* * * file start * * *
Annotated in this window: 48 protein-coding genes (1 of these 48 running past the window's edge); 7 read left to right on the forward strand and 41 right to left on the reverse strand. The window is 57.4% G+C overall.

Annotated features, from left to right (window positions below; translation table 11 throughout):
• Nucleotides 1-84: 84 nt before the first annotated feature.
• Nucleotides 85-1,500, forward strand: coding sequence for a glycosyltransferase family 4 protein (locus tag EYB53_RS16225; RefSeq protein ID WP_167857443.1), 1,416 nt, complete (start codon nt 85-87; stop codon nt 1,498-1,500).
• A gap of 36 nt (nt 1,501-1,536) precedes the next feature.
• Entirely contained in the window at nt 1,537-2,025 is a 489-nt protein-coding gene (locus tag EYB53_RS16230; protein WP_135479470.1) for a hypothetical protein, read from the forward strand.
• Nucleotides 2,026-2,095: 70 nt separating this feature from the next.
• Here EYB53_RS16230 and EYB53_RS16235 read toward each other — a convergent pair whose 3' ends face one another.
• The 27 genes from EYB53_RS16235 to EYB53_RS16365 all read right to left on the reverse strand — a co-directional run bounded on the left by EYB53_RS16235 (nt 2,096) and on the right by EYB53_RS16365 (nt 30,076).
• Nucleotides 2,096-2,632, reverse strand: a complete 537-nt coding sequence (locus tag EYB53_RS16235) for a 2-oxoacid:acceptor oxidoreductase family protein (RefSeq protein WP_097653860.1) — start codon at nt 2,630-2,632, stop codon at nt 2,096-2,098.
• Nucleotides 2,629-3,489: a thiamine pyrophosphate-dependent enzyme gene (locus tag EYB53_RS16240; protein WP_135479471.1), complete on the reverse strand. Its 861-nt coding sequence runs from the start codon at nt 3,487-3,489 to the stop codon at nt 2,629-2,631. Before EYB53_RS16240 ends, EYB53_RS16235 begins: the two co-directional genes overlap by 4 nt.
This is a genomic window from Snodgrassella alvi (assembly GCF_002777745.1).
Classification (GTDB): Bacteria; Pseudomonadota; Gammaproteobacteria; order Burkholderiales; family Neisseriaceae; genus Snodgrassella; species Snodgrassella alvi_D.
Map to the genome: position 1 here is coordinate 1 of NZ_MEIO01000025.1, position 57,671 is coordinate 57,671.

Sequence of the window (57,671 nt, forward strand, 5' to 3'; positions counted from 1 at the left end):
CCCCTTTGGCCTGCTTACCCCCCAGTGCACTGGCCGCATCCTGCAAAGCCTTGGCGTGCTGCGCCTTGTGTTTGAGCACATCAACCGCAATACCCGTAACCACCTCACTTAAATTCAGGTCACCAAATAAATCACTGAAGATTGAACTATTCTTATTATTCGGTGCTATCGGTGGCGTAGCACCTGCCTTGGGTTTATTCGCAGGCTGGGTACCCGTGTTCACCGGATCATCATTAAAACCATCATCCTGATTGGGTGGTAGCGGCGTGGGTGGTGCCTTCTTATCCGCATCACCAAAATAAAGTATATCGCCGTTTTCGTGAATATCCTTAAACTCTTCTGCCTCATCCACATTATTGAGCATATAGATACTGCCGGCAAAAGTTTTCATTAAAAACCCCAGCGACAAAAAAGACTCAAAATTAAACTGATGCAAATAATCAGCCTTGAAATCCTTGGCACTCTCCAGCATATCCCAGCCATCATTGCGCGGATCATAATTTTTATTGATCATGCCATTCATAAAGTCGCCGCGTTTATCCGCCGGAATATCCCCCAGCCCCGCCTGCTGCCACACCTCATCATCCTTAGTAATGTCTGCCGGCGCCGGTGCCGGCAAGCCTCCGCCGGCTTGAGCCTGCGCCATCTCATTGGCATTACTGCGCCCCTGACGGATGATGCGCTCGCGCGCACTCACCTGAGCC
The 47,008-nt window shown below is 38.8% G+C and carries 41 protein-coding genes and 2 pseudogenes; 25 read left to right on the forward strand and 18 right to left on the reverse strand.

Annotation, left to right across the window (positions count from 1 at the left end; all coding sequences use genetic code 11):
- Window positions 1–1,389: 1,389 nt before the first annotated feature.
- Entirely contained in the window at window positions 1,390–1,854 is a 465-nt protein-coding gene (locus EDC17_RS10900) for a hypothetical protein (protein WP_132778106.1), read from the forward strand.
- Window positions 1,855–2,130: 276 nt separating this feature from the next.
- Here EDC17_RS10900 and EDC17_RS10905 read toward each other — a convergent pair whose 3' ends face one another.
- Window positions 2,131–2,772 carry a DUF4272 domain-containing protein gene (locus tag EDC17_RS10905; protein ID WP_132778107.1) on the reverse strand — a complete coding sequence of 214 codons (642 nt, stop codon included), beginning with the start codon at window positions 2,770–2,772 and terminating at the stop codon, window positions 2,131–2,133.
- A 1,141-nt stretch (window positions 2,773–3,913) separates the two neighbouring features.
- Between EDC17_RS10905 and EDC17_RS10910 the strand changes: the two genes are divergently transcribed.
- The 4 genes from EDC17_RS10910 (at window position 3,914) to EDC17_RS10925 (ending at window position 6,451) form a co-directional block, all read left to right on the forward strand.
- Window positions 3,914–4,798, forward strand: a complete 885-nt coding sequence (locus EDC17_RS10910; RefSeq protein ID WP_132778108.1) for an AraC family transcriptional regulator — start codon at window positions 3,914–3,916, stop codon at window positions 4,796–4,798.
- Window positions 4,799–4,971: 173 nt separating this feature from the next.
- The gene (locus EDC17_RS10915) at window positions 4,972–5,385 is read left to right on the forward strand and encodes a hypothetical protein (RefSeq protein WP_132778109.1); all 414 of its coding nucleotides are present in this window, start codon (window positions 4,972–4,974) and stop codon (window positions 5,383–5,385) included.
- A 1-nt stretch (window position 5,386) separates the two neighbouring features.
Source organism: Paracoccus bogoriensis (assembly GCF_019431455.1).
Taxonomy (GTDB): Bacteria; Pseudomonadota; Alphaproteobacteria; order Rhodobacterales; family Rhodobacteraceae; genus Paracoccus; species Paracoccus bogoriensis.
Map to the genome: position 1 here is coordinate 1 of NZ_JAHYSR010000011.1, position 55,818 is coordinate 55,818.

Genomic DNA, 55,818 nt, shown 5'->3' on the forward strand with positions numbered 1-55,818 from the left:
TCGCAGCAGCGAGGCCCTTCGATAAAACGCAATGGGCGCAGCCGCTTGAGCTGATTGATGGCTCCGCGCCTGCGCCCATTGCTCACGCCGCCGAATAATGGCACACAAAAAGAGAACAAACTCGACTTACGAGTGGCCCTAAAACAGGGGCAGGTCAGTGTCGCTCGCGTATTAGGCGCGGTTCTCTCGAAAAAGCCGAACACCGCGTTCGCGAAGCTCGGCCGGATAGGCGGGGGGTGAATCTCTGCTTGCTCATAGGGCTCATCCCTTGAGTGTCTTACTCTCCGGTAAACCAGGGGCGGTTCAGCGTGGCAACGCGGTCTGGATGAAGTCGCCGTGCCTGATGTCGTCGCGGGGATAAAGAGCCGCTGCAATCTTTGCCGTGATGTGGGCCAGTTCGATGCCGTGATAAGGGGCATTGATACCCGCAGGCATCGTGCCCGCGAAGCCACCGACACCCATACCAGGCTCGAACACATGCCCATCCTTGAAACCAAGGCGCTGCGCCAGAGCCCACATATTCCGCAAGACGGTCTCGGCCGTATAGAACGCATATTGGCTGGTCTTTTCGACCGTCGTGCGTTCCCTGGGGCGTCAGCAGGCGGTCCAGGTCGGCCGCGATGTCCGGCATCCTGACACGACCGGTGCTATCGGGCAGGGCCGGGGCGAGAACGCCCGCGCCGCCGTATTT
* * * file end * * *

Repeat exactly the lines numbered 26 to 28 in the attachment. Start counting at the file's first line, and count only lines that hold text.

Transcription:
- The 4 genes from EDC17_RS10910 (at window position 3,914) to EDC17_RS10925 (ending at window position 6,451) form a co-directional block, all read left to right on the forward strand.
- Window positions 3,914–4,798, forward strand: a complete 885-nt coding sequence (locus EDC17_RS10910; RefSeq protein ID WP_132778108.1) for an AraC family transcriptional regulator — start codon at window positions 3,914–3,916, stop codon at window positions 4,796–4,798.
- Window positions 4,799–4,971: 173 nt separating this feature from the next.